One last cent: How many Rangers fans, or Boston fans, or Ottawa fans would like to escape the icy grip of winter to catch their favorite hockey team in Las Vegas, where it is relatively warm that time of year, and there are other things to do in this town besides catching the hockey game or shoveling snow. How many Islanders fans would jump at the chance to fly to Detroit to catch an NHL game….come on, you have more fingers than that! But I know that many would come to Las Vegas just to have an excuse to hit the sports books. Add the visiting team fans to the hometown base and you might have something.
    The NHL should give it a shot and approve a franchise here just to see if it works out.

  • Ed  On July 2, 2009 at 3:12 pm

    I think the Blackhawks won last in 1961. But the previous ownership also hurt – no televising home games ever??? Doesn’t help interest. Also recall Chiacgo had a minor league franchise (Wolves? ) in Chicago sometimes outdrawing them – it wasn’t a hockey problem, it was ownership.

    I don’t know about a Vegas franchise for the NHL – seems to me most hockey fans already live in NHL cities, and why would you go see an NHL game while on vacation when you can already see them in your home city? Especially if your team is not around?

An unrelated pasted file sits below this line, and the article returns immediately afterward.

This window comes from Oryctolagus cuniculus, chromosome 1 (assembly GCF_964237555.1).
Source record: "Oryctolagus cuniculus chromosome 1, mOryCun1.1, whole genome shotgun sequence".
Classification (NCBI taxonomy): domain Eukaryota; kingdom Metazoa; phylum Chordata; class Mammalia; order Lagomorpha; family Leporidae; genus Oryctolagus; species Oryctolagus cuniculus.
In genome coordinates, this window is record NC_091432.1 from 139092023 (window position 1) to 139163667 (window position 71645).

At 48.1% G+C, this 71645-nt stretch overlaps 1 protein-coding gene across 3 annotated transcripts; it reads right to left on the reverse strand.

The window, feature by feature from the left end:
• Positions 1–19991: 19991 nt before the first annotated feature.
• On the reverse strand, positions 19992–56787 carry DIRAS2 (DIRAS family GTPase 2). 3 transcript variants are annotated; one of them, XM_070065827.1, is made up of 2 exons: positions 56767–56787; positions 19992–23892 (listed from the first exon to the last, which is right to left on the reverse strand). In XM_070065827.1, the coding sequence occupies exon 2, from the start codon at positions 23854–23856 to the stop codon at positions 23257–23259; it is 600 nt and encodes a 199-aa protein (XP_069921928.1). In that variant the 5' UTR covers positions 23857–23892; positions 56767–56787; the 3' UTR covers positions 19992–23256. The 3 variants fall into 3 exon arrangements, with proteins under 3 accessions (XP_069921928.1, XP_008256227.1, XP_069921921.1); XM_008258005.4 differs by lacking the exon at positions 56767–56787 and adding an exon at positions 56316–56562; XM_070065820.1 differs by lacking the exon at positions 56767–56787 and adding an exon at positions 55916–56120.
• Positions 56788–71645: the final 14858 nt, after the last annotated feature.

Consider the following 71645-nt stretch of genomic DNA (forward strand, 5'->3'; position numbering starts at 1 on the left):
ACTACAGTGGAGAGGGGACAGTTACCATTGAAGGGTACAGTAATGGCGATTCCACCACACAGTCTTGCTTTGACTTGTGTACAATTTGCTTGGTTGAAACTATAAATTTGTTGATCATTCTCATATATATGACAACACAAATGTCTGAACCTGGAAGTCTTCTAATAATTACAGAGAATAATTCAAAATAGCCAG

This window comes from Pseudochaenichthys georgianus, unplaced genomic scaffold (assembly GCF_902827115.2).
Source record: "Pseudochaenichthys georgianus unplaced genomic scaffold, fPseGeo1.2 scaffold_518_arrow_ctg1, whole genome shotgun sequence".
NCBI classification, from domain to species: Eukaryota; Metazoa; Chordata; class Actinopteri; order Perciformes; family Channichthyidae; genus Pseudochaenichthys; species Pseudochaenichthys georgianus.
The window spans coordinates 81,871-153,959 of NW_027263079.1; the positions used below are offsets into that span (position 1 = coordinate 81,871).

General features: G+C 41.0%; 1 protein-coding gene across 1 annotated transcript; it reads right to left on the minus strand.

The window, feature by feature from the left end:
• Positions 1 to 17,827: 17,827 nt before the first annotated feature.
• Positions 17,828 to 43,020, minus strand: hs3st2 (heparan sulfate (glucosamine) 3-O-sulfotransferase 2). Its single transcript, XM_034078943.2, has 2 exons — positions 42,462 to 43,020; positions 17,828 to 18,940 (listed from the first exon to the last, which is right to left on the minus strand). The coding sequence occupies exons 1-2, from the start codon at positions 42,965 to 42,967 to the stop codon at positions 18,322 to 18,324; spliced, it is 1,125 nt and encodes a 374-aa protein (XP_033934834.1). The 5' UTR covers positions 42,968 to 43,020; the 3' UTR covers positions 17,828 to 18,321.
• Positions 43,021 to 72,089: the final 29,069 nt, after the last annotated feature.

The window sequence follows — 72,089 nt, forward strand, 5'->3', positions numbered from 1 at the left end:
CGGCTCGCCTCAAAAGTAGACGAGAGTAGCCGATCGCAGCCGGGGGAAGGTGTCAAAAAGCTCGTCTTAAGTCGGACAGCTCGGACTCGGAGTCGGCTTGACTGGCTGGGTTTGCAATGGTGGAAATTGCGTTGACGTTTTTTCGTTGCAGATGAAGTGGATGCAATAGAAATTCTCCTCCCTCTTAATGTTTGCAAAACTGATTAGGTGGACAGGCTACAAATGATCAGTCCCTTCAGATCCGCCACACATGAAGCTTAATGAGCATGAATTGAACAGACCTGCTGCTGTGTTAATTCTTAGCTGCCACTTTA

Oh, and as far as the NYR are concerned, the subway, AMTRAK, and LIRR have stations under MSG – you needn’t ever be outside. I grab a train to go to the game, have a roof over my head the next 4 hours or so until I get off the train after the game. The same applied to Boston with the old Garden I believe, likely still does right next door.

    We should applaud Ms. Huggins in the spirit of equality. Now female athletes can disdain their education just as cavalierly as men. But a soccer major? I thought the joke was the like of Art History majors being useless… “What do you say to someone with a degree in soccer standing at your front door? “Thank you”, then pay them for the pizza. Not a lot of high paying US jobs in soccer in a GOOD economy.

  • The Sports Curmudgeon  On July 2, 2009 at 3:55 pm

    Rich:

    Your reasoning is precisely why I have thought that an NHL or an NBA franchise would work in Las Vegas. Soome local interest; some fans come out to see their local heroes as an excuse to take a winter break in a fun place; guys who went there with wives to “see shows” negotiate one night off to catch a game.

    I also think MLB would have worked better in LV than it has worked in Washington DC. That is not to say that I think LV is an ideal place for a baseball team; summer weather in LV can be as bad as winter weather in Detroit.

    The NFL need not think about Las Vegas until well after they put a team in LA – or even 2 teams in LA?

    Ed:

    Assuming your date is correct, that would be 48 years and counting for the Blackhawks winning the Stanley Cup.